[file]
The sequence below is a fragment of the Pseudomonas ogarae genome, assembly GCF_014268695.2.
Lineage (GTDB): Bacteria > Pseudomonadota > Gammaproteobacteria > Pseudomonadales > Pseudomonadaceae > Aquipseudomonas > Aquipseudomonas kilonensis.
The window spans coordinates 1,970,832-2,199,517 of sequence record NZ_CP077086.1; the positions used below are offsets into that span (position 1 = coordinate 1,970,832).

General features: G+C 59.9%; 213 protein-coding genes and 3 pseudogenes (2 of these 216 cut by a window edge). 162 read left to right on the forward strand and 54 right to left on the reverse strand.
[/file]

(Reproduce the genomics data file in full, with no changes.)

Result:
The sequence below is a fragment of the Pseudomonas ogarae genome, assembly GCF_014268695.2.
Lineage (GTDB): Bacteria > Pseudomonadota > Gammaproteobacteria > Pseudomonadales > Pseudomonadaceae > Aquipseudomonas > Aquipseudomonas kilonensis.
The window spans coordinates 1,970,832-2,199,517 of sequence record NZ_CP077086.1; the positions used below are offsets into that span (position 1 = coordinate 1,970,832).

General features: G+C 59.9%; 213 protein-coding genes and 3 pseudogenes (2 of these 216 cut by a window edge). 162 read left to right on the forward strand and 54 right to left on the reverse strand.